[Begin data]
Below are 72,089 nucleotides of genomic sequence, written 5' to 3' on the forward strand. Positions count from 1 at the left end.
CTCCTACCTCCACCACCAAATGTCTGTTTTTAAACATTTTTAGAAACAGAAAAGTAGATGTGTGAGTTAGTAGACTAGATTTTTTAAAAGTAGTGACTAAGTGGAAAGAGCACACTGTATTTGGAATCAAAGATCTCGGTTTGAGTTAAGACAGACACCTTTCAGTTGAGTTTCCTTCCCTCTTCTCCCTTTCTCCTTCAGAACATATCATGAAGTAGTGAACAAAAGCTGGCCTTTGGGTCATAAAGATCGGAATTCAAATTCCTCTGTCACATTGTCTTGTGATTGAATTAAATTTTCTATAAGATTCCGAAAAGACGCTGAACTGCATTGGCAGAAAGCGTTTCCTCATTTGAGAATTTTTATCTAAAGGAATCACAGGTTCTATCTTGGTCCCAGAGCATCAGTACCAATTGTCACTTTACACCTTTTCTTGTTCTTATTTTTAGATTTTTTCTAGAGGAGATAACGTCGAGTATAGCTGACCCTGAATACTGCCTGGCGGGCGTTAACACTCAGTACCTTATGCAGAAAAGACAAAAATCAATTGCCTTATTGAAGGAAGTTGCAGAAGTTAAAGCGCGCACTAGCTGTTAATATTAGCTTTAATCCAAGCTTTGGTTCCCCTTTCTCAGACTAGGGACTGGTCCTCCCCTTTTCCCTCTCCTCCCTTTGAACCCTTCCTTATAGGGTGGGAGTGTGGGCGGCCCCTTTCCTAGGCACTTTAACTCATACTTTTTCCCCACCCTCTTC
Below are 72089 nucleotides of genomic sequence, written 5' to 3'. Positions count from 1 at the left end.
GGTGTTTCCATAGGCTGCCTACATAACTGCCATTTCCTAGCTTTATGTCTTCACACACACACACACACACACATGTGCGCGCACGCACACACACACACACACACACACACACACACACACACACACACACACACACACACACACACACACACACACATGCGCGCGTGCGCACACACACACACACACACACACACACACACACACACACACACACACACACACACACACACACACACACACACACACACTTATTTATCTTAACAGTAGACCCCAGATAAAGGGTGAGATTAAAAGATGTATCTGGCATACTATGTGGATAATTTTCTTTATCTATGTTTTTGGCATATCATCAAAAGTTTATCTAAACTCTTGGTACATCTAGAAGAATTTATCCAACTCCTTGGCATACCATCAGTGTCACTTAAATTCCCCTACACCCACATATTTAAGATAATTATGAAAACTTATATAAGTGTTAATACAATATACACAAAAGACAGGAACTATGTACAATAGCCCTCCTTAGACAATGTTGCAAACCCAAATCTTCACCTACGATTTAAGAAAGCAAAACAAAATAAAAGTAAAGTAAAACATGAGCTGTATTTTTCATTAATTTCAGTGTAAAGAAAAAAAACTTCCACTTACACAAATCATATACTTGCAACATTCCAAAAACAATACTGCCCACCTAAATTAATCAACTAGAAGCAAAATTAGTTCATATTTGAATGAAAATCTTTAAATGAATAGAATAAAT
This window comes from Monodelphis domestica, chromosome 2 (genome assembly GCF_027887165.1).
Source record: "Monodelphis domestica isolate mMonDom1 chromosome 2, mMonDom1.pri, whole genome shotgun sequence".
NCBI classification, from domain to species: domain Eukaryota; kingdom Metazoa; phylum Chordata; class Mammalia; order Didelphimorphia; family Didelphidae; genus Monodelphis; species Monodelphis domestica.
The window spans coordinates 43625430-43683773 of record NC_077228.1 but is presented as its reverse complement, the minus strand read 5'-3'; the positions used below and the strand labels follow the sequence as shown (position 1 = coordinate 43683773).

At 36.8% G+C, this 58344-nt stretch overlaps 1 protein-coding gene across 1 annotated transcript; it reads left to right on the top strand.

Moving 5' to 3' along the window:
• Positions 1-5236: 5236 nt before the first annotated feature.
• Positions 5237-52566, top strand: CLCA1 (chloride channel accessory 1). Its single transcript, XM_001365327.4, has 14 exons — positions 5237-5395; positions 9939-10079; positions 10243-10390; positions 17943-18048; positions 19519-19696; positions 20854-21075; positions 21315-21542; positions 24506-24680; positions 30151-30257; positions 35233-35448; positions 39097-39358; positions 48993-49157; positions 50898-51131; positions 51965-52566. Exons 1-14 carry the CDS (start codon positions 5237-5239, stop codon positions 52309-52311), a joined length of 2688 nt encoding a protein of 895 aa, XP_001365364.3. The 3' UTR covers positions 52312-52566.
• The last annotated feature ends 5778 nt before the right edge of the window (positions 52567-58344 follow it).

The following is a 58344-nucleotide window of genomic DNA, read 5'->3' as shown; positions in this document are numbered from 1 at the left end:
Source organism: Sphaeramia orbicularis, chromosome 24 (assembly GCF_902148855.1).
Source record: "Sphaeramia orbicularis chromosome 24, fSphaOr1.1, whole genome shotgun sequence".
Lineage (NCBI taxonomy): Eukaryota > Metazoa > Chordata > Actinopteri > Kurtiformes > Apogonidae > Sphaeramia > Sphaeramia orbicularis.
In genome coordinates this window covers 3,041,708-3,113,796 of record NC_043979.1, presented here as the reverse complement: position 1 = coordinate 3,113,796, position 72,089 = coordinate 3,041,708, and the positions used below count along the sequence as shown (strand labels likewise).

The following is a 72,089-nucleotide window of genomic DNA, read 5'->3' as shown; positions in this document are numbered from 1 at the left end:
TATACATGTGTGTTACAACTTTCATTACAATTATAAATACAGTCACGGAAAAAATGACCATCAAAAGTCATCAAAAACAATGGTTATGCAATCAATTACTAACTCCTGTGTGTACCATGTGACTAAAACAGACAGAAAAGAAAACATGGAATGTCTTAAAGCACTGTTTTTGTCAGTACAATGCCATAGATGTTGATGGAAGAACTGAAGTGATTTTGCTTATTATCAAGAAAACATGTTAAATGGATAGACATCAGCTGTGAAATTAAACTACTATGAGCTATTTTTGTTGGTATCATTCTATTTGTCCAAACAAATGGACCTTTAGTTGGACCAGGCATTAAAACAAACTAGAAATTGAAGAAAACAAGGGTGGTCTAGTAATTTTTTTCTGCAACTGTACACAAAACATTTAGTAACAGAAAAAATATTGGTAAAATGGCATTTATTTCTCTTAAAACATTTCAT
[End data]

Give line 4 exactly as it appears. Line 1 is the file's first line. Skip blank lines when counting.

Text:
GGTGTTTCCATAGGCTGCCTACATAACTGCCATTTCCTAGCTTTATGTCTTCACACACACACACACACACACATGTGCGCGCACGCACACACACACACACACACACACACACACACACACACACACACACACACACACACACACACACACACACACATGCGCGCGTGCGCACACACACACACACACACACACACACACACACACACACACACACACACACACACACACACACACACACACACACACACTTATTTATCTTAACAGTAGACCCCAGATAAAGGGTGAGATTAAAAGATGTATCTGGCATACTATGTGGATAATTTTCTTTATCTATGTTTTTGGCATATCATCAAAAGTTTATCTAAACTCTTGGTACATCTAGAAGAATTTATCCAACTCCTTGGCATACCATCAGTGTCACTTAAATTCCCCTACACCCACATATTTAAGATAATTATGAAAACTTATATAAGTGTTAATACAATATACACAAAAGACAGGAACTATGTACAATAGCCCTCCTTAGACAATGTTGCAAACCCAAATCTTCACCTACGATTTAAGAAAGCAAAACAAAATAAAAGTAAAGTAAAACATGAGCTGTATTTTTCATTAATTTCAGTGTAAAGAAAAAAAACTTCCACTTACACAAATCATATACTTGCAACATTCCAAAAACAATACTGCCCACCTAAATTAATCAACTAGAAGCAAAATTAGTTCATATTTGAATGAAAATCTTTAAATGAATAGAATAAAT